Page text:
Friday, January 06, 2006

Since You Brought It Up Mr. President...

In today's speechifying, W, brought up his record in Texas dealing with education. The jury is still out, but mainly, the results ain't all that good.
I remember when I was the governor of Texas, I found some school systems that simply, I guess, didn't believe that certain kids could read and write, so they just shuffled them through. They said, it's much easier than taking on the tough task of analyzing and correcting, so let's just quit. Let's just say, okay, we'll just kind of socially promote you. It makes us look good on paper. But it's not treating American families well. And it's not setting that foundation to make sure our children can get the job skills necessary to fill the jobs of -- or the skills necessary to fill the jobs of the 21st century.
Again, he is trying to connect dots without providing any evidence. But have a gander at some of the more scaything critiques of his work on Texas and you will see why we should be scared every time he talks about education and suggests he knows something about it.

Critique 1 - But when the ad claims that Bush's Texas reforms "produced dramatic results" it omits a key fact: those results were inflated to some extent by school officials who reported false information about drop-out rates to improve their statistics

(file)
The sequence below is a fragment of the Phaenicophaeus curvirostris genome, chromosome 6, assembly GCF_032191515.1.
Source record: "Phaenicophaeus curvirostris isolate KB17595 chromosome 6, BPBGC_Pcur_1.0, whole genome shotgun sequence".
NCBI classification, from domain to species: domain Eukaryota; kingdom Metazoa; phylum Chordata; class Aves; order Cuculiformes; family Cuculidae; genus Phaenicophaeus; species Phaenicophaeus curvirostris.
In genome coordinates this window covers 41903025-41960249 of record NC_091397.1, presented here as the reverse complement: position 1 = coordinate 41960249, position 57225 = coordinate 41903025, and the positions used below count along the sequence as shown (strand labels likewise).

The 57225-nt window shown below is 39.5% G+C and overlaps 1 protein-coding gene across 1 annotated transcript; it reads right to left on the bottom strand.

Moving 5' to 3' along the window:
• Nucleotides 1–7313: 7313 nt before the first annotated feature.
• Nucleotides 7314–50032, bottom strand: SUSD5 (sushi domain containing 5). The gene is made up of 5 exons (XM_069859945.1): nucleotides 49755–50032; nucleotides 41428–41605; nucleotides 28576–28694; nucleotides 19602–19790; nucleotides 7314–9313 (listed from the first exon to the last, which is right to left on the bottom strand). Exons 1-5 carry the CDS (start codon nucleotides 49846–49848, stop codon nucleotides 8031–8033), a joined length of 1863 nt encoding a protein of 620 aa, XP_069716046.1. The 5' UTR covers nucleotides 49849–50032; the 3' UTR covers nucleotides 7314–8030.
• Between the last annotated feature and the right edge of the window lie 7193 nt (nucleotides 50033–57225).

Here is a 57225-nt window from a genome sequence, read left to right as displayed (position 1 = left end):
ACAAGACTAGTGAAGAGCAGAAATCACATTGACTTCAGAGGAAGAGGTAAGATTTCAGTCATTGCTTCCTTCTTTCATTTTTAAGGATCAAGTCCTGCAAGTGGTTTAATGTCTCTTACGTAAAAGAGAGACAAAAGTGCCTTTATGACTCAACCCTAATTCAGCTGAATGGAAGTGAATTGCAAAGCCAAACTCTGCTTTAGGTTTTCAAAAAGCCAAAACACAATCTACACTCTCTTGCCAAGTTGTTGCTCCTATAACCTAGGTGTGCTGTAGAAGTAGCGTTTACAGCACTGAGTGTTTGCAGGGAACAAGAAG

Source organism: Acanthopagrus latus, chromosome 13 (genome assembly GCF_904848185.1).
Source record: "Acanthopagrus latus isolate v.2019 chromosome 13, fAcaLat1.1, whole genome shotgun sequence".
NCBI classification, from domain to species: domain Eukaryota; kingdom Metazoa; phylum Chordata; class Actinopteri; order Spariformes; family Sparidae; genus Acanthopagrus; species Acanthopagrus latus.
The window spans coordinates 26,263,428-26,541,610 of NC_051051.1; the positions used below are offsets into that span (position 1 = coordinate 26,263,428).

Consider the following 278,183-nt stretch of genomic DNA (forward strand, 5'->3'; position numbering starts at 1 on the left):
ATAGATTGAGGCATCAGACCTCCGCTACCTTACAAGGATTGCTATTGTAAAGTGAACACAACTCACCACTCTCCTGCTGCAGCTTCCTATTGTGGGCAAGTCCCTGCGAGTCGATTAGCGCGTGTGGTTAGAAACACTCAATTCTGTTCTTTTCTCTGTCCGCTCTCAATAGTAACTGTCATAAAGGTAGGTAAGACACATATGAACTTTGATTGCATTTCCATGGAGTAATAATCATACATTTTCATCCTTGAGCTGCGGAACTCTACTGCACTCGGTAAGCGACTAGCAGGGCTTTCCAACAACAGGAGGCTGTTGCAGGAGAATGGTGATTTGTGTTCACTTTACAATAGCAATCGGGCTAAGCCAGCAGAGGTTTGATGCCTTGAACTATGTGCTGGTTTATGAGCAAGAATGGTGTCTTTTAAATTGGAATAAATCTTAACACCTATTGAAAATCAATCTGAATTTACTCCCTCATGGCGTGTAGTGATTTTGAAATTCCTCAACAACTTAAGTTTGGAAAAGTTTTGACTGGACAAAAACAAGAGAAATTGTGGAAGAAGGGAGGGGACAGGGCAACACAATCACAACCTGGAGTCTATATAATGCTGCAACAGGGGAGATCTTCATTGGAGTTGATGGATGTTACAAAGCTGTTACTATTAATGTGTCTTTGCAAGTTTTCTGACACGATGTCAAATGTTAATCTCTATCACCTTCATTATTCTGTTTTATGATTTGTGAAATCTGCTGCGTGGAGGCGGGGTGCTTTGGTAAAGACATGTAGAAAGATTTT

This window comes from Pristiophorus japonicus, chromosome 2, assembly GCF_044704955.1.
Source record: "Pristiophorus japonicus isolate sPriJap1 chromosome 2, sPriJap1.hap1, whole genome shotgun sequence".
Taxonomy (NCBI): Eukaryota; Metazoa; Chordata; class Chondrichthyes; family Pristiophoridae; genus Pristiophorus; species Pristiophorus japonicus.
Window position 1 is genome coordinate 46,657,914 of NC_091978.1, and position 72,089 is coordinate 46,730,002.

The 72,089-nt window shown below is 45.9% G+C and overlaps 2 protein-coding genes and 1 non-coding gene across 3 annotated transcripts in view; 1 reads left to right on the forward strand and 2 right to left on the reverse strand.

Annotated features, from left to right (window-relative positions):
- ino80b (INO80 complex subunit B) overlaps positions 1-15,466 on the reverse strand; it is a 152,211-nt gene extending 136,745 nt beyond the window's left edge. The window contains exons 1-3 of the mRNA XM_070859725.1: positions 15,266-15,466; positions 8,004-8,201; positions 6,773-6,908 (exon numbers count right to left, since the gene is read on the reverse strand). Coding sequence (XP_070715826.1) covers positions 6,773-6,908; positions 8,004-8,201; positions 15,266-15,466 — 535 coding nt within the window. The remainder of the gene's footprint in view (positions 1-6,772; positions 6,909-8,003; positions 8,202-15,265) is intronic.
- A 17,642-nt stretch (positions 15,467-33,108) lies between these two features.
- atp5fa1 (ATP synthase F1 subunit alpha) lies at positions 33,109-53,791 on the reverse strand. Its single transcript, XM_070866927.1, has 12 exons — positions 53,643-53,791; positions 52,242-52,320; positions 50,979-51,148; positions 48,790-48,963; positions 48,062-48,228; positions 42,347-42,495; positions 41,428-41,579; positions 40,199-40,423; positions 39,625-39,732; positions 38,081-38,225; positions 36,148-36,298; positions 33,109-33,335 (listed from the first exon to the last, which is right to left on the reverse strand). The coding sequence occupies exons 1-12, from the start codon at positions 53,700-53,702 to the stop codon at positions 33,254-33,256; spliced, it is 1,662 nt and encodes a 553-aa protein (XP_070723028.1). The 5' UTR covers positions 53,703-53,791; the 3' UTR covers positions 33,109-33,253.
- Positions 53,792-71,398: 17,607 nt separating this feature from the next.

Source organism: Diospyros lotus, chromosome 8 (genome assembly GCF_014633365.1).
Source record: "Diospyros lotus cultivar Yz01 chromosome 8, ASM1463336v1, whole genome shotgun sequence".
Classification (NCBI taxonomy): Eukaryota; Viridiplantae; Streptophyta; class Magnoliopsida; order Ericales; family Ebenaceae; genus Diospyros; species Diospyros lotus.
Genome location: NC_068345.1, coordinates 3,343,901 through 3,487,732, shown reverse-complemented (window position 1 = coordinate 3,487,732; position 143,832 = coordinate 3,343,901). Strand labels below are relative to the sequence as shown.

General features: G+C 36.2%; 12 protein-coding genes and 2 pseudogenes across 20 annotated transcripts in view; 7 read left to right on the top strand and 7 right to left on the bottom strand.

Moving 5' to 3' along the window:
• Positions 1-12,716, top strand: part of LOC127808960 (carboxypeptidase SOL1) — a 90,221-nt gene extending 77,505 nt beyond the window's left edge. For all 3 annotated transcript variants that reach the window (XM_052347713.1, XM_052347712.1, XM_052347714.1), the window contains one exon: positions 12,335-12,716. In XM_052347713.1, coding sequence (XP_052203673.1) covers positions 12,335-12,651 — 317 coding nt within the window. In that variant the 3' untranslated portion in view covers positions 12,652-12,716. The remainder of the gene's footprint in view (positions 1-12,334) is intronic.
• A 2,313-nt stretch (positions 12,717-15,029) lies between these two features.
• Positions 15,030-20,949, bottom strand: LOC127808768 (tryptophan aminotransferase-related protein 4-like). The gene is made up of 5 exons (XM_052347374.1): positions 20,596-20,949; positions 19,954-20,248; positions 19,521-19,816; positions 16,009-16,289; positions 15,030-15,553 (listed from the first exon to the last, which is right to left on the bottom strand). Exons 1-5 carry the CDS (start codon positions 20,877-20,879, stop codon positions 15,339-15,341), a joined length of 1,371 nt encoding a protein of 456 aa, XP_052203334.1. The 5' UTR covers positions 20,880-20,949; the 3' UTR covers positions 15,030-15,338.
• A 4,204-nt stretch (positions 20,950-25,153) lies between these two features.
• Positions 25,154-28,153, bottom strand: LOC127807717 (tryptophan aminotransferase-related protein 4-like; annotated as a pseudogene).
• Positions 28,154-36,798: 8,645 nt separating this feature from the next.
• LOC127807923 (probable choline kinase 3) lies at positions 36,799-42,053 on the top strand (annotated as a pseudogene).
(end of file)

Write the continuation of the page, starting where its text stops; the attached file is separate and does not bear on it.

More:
Cirtique 2 -
It was called the “Texas Miracle,” a phrase you may remember because President Bush wanted everyone to know about it during his 2000 presidential campaign...Now, as Correspondent Dan Rather reported last winter, it turns out that some of those miraculous claims which Houston made were wrong.

Critique 3 - The pattern of Bush's education policy has been to mollify the teacher unions and the education bureaucracy. Former Republican national committeewoman Susan Feldman speculates that Bush appointed Moses because it's "what would get him the most points" with the Texas Education Agency.

Critique 4 - Shortly after Bush took office in 1995 the Legislature rewrote state laws to require state sex education classes to "present abstinence as the preferred behavior" and to teach that condom use wasn't necessarily effective...When asked what abstinence education has done for Texas teens, Sullivan said teen births in Texas were lower than the national average. But that isn't true, in fact quite the opposite.

You get the idea - doing a google search will yield many more such critiques - so, we should ask Mr. President, why does he think he did such a splendid job in Texas and please prove it? If he can, then maybe he might have a credible leg to stand on when he suggests "no child left behind" actually works. But does it?

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